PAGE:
Baseball season begins today, with a season-opening game in Tokyo between the Boston Red Sox and the Oakland Athletics. For American fans of these teams, the season begins at the ungodly hour of somewhere between 3 a.m. (West coast) and 6 a.m. (East coast). Still, it’s always an exciting day for fans, and the Japanese twist to the opener gives us a chance to look at some of the different baseball traditions in the U.S. and Japan.
One of the most interesting differences is actually the fan experience at the games. The Boston Globe has been following the Red Sox in Japan and notes that the Sox-A’s game in the Tokyo Dome will not be quite the same as a contest between two Japanese teams.
A good part of the Dome’s charm will be missing when the Red Sox play the A’s in the real games Tuesday and Wednesday. There won’t be thousands of well-lubricated, yellow-clad Tigers fans standing, clapping, singing, and cheering (while a band plays) when the home team is at bat. These guys have gym-class whistles, flags, Thunderstix, and signage.
The Globe is not exaggerating here. I was at a Japanese game in Tokyo a few years ago and I wrote about the experience in my book. Here is how I described the scene in the stadium:
The visiting team was up first and so were their fans, who engaged in a series of coordinated cheering, jumping, shouting, flag-waving, drum-beating, whistle-blowing, trumpet-playing mayhem. And, no, coordinated mayhem is not an oxymoron, but rather a quintessentially Japanese way of rooting for a team. The cheers we saw were all choreographed, loud and non-stop.
When the ballplayers switched from offense to defense after each half-inning, the other team’s fans rose and launched into their own organized pandemonium. The first set of fans politely gave way, since it’s not socially acceptable to cheer while the other team is batting. For the young students sitting behind us in their identical school uniforms, that meant it was time to return to their chopsticks and finish eating their boxed dinners. For many adults, it was time for a concession run to bring back noodles and sake. Or, even better, to order beers from the attractive young women who wandered the stands with lightweight kegs strapped to their backs.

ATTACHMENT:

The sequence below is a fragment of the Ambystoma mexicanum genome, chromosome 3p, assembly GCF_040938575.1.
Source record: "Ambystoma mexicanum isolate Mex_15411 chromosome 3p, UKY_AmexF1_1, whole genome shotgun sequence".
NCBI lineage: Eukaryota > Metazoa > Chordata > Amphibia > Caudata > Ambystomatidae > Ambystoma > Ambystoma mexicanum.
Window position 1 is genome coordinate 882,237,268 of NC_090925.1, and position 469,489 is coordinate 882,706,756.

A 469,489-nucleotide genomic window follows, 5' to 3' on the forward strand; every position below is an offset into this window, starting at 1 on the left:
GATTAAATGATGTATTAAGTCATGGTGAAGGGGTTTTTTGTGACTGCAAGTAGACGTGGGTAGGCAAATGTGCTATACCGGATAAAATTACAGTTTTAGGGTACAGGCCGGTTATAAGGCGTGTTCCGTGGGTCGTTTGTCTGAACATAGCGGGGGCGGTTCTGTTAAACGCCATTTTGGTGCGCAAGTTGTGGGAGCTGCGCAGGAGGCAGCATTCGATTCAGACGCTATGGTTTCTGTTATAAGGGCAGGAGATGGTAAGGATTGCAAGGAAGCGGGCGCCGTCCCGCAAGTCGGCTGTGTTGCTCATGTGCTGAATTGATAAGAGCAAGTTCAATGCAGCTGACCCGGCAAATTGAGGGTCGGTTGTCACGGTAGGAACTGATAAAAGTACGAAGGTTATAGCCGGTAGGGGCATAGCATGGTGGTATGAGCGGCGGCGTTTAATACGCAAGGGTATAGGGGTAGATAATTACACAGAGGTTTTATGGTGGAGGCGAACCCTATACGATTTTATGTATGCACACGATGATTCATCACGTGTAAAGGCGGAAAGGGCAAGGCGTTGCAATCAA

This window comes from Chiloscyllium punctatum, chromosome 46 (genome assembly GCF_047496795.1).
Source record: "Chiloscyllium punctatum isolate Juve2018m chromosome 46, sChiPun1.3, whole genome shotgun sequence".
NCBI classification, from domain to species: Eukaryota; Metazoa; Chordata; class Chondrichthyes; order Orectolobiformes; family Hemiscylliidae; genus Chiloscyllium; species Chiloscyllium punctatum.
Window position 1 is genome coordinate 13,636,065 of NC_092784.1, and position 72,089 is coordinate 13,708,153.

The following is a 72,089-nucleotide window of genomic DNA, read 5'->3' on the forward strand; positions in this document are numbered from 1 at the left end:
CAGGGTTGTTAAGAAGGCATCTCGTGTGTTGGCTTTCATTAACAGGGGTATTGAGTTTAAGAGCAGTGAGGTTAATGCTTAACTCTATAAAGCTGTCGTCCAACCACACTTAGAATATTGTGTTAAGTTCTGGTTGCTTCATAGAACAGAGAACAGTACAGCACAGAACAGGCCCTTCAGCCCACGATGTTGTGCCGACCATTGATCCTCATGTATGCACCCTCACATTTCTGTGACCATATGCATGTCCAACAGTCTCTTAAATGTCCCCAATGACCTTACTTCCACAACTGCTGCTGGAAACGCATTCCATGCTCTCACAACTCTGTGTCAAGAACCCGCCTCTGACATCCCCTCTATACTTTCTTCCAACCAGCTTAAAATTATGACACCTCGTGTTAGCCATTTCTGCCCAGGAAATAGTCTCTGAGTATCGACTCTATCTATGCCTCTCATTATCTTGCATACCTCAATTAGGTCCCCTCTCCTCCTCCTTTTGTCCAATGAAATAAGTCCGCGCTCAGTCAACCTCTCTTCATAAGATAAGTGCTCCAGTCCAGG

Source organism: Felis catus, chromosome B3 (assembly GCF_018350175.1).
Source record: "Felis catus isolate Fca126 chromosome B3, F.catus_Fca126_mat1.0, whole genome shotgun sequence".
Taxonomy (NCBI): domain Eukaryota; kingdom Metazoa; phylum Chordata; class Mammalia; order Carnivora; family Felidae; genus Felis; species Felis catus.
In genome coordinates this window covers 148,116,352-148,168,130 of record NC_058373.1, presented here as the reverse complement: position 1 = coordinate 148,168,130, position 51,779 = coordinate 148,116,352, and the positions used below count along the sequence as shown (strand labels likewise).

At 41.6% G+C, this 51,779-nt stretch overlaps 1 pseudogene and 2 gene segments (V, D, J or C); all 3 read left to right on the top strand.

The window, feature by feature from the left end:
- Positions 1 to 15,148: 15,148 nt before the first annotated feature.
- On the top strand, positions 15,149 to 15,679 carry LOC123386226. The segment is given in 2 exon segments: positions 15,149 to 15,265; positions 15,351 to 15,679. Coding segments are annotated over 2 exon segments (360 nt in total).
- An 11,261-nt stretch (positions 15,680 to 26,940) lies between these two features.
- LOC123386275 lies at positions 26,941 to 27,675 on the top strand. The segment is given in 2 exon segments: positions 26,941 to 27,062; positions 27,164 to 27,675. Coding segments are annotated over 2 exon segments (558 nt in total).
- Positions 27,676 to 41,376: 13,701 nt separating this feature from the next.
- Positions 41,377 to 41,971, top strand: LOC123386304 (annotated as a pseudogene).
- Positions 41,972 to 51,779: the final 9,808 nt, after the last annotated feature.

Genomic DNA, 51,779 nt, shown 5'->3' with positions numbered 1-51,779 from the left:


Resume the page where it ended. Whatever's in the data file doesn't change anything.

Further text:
Then, there was the entertainment sideshow. I was amused by the booming English-language rendition of “Who Let the Dogs Out” every time the visiting team made its final out of the inning, but most interesting was the “fifth inning sweep.” This was introduced by the public address announcer much as the seventh inning stretch is in a U.S. ballpark. While the grounds crew ran onto the field to do their normal sweep of the basepaths, some cheerleaders and the team’s mascot came out and danced to the song “YMCA.” After the basepaths were swept, the grounds crew joined in the performance, doing a choreographed dance number with their brooms! Yes, I thought, I can just imagine the groundskeepers at Fenway Park doing that.
Amazingly, the fans’ enthusiasm never seemed to waver. In the game we attended, the Nippon Ham Fighters took a 9-0 lead into the ninth inning. I should note that this contest was being played near the end of the baseball season and both teams were hopelessly out of the playoff race. It was the equivalent of watching two of the worst American teams competing during the last week of the season, with both clubs more than 20 games out of first place. Despite this, and despite the fact that Chiba Lotte was losing by nine runs, none of the Marines’ fans left the stadium and they remained just as loud and raucous in the ninth inning as they had been in the first.
When the game was over, the Ham Fighters’ mascot ran onto the field and bowed to the fans, while confetti shot out of the upper deck and rained over the spectators. It was as if the team had just won the league title. Dramatic music blared from stadium speakers, a pedestal was set up on the field, and two of the star players came over and were interviewed live while the team’s fans stayed to watch and cheer.
Or, if you’re interested in cultural differences in how the players perform and train, the Globe also has that covered with an intriguing look at the Japanese Little League.
When the coach spots something he doesn’t like, he barks at the offending player, who instantly removes his cap and stands rigidly before bowing in acknowledgment of the message being received.
There is constant chatter from the players, who yell, “Koi-Koi” (“C’mon, c’mon)” and make other sounds, virtually indistinguishable even to a native speaker, but that are designed to help promote wa, which means unity and team spirit…
These are the values that penetrate to the youngest levels of Japanese baseball. Critics say the Japanese approach stifles creativity and individual expression, but these kids show a mastery of fundamentals that would embarrass some big leaguers.
Ariyasu said he tries to teach his players patience (“nintai”) and discipline (“choubatsu”). These are principles he learned as a youth studying judo, and from his father, who served in the Japanese navy during World War II. “It is a style,” he said, “almost like the samurai spirit.”